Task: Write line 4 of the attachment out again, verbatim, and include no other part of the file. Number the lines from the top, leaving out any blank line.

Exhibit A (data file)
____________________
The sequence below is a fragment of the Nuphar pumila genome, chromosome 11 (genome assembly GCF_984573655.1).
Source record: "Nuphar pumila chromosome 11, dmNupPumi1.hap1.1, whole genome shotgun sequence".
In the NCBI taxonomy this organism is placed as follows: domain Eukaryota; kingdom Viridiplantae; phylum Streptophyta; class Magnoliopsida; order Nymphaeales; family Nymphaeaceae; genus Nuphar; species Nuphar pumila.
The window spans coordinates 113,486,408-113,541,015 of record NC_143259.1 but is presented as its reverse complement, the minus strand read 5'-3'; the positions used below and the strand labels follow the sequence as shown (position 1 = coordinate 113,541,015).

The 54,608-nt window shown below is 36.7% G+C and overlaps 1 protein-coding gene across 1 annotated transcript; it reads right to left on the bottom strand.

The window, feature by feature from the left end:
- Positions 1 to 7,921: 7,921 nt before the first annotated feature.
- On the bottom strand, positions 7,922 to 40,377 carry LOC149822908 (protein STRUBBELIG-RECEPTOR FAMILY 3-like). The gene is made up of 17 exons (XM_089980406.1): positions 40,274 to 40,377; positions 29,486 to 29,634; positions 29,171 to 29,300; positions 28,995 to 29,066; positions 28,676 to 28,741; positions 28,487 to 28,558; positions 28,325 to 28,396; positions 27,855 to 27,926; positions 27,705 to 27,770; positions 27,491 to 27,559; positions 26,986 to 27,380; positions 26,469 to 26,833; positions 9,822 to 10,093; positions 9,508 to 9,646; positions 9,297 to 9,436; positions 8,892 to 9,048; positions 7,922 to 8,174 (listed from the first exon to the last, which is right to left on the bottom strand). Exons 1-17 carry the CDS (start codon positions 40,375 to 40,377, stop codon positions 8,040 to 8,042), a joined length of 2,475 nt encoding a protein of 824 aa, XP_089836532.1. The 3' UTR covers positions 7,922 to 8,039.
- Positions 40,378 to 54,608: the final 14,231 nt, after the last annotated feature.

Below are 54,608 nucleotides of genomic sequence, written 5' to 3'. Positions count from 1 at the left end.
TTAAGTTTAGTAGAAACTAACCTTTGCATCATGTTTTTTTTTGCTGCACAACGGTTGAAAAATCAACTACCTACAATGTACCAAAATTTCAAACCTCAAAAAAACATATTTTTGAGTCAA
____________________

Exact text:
The window spans coordinates 113,486,408-113,541,015 of record NC_143259.1 but is presented as its reverse complement, the minus strand read 5'-3'; the positions used below and the strand labels follow the sequence as shown (position 1 = coordinate 113,541,015).